Late last month, as the Venezuelan opposition attempted to storm the G-15 Summit of developing countries in Caracas, Venezuela’s already divided political arena rapidly polarised. Nine people were killed and scores injured in a series of violent clashes between opposition militants and the National Guard over the subsequent week.
Opponents of President Hugo Chavez tried to break down the Summit’s security fence, torched Chavez’s local party headquarters and blocked traffic in the capital. The National Guard was accused of using excessive force and detaining protestors without charge to contain these demonstrations.
The demonstrations began in an effort to force the National Electoral Council (CNE) to approve the opposition’s petition for a recall referendum on Chavez’s right to finish his current term in office. After the CNE announced on 1 March that it had only found 1.4 out of a requisite 2.45 million signatures to be valid, the opposition continued to block roads and attack the National Guard.
The current conflict is the latest development in the long-standing enmity between Chavez’s democratically elected government and his opponents in the business community. While Chavez is pursuing social reform and independence from the US, the corporate opposition are desperate to return to the previously US friendly system.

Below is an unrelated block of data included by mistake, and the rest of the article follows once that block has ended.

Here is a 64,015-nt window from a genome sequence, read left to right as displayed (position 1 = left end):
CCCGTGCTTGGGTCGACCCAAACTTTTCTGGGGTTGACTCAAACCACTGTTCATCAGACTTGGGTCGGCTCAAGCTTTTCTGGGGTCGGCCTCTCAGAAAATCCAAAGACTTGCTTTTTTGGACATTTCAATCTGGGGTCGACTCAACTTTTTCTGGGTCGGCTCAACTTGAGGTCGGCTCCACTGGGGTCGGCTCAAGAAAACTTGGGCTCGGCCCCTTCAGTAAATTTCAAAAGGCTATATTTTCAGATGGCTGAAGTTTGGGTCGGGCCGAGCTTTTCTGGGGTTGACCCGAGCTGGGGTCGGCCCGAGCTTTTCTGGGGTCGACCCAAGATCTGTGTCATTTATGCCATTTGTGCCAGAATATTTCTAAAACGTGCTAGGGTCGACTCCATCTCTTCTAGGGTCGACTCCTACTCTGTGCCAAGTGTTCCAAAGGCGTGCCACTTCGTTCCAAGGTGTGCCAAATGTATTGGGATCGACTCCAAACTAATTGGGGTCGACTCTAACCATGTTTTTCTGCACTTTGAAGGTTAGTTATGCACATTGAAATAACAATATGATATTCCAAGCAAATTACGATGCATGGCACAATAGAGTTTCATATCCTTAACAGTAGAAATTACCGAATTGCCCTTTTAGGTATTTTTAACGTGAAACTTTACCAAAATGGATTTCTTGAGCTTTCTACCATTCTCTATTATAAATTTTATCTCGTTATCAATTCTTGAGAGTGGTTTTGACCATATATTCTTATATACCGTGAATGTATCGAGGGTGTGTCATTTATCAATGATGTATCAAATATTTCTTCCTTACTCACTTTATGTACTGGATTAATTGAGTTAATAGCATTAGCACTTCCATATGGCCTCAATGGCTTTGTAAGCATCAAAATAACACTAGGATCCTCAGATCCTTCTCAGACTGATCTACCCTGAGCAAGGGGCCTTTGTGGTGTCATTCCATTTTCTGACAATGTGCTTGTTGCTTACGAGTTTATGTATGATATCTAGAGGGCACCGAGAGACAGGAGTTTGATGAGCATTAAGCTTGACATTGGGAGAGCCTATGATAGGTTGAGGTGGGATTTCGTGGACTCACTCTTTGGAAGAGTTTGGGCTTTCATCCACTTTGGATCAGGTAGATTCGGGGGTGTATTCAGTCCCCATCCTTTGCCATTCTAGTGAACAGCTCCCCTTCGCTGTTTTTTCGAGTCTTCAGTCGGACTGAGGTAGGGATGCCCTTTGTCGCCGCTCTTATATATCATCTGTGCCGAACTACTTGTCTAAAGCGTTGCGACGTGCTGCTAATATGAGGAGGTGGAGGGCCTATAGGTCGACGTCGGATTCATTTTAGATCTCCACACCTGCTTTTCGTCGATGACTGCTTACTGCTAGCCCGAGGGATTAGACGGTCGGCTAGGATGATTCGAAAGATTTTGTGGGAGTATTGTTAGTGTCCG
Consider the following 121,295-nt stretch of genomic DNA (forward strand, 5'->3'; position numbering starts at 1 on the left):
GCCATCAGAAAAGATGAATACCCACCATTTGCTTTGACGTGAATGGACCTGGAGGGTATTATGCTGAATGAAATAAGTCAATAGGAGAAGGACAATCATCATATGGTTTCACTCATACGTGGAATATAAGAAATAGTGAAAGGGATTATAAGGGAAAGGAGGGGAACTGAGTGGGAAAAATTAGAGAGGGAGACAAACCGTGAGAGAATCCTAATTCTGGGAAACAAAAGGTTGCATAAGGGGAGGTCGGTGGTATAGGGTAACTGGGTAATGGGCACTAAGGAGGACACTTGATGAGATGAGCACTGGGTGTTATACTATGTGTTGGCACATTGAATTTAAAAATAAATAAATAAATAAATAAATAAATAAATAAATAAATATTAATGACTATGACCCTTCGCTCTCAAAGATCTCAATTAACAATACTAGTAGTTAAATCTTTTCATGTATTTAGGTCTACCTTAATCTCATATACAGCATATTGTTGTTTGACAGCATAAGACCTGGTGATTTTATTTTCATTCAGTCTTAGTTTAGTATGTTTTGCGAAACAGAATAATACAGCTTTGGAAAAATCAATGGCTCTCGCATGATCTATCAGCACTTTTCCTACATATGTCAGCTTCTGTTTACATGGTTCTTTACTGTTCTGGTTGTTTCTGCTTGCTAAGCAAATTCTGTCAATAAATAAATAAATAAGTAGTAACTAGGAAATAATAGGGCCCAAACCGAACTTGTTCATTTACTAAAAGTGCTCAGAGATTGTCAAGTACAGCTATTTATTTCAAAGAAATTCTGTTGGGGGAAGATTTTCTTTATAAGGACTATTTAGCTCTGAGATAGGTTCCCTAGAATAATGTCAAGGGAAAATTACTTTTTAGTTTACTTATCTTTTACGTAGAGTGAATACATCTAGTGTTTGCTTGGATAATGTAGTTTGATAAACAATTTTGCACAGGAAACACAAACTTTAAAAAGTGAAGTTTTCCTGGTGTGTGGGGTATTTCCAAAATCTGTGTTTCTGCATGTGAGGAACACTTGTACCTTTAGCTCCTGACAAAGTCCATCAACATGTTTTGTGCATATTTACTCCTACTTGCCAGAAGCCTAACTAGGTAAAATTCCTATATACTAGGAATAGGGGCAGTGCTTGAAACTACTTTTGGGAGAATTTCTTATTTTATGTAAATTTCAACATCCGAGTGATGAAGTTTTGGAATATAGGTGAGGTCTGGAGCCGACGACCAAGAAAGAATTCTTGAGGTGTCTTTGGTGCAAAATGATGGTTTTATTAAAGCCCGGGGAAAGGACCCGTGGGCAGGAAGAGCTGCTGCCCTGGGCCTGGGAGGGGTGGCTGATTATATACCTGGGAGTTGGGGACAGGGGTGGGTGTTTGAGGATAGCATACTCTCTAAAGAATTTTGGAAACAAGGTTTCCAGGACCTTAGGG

In April 2002, many of the same figures involved with the recall referendum ousted President Chavez in a coup aided by the US government. Only the intensity of pro-Chavez protests ensured his return to office three days later. This time, hundreds of thousands of supporters took to the streets of Caracas to oppose the opposition’s violence and US interference in Venezuelan affairs.
The US has again funded the current efforts to depose Chavez. Documents released under the US Freedom of Information Act reveal that the group responsible for the anti-Chavez petition, received aid from a body funded by the US government.
This intensification of opposition violence comes at a time when Chavez himself is radicalising. Speaking at the G-15 Summit, he decried the ruination that decades of neoliberal policies have exacted upon Latin American economies. The core principles of neoliberalism are embodied in the US instigated Free Trade Agreement of the Americas (FTAA), which Chavez denounces as the “path to hell”, yet his opponents strongly support. Chavez is instead trying to galvanise regional support for ALBA (the Bolivarian Alternative for the Americas) which would prioritise development over profit and anchor economic policy in the social needs of a region in which 26% of the population currently live on less than $2 a day.
Just as recent violence has helped to harden Chavez’s attitude to the Venezuelan opposition and US interventionism, the opposition’s hopes of deposing the him constitutionally are fading. It has begun to work illegally once again. As long as such mutual radicalisation continues, Venezuela’s future seems destined to be volatile.